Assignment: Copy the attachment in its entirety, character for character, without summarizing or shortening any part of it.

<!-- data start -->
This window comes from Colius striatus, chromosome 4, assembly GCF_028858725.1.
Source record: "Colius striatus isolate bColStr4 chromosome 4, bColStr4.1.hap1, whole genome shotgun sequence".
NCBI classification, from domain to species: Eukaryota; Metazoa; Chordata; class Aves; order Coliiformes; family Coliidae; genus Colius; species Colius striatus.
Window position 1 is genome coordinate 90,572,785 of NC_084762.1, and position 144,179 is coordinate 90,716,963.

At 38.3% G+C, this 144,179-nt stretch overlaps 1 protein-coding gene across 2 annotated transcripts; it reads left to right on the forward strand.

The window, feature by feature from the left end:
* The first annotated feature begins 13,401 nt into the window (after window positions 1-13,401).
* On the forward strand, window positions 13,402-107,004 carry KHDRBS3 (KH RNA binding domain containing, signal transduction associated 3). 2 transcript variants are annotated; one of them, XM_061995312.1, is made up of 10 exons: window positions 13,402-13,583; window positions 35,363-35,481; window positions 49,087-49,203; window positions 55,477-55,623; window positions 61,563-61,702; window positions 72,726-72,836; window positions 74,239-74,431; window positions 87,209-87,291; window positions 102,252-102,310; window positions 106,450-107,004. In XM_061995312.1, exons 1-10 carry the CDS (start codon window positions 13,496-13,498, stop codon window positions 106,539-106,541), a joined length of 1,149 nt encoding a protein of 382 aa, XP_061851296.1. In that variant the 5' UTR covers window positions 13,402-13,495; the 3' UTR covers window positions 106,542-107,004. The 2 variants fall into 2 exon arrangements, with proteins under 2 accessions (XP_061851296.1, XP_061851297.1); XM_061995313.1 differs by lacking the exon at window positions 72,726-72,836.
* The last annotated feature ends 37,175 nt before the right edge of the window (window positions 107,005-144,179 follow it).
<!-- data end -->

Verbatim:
This window comes from Colius striatus, chromosome 4, assembly GCF_028858725.1.
Source record: "Colius striatus isolate bColStr4 chromosome 4, bColStr4.1.hap1, whole genome shotgun sequence".
NCBI classification, from domain to species: Eukaryota; Metazoa; Chordata; class Aves; order Coliiformes; family Coliidae; genus Colius; species Colius striatus.
Window position 1 is genome coordinate 90,572,785 of NC_084762.1, and position 144,179 is coordinate 90,716,963.

At 38.3% G+C, this 144,179-nt stretch overlaps 1 protein-coding gene across 2 annotated transcripts; it reads left to right on the forward strand.

The window, feature by feature from the left end:
* The first annotated feature begins 13,401 nt into the window (after window positions 1-13,401).
* On the forward strand, window positions 13,402-107,004 carry KHDRBS3 (KH RNA binding domain containing, signal transduction associated 3). 2 transcript variants are annotated; one of them, XM_061995312.1, is made up of 10 exons: window positions 13,402-13,583; window positions 35,363-35,481; window positions 49,087-49,203; window positions 55,477-55,623; window positions 61,563-61,702; window positions 72,726-72,836; window positions 74,239-74,431; window positions 87,209-87,291; window positions 102,252-102,310; window positions 106,450-107,004. In XM_061995312.1, exons 1-10 carry the CDS (start codon window positions 13,496-13,498, stop codon window positions 106,539-106,541), a joined length of 1,149 nt encoding a protein of 382 aa, XP_061851296.1. In that variant the 5' UTR covers window positions 13,402-13,495; the 3' UTR covers window positions 106,542-107,004. The 2 variants fall into 2 exon arrangements, with proteins under 2 accessions (XP_061851296.1, XP_061851297.1); XM_061995313.1 differs by lacking the exon at window positions 72,726-72,836.
* The last annotated feature ends 37,175 nt before the right edge of the window (window positions 107,005-144,179 follow it).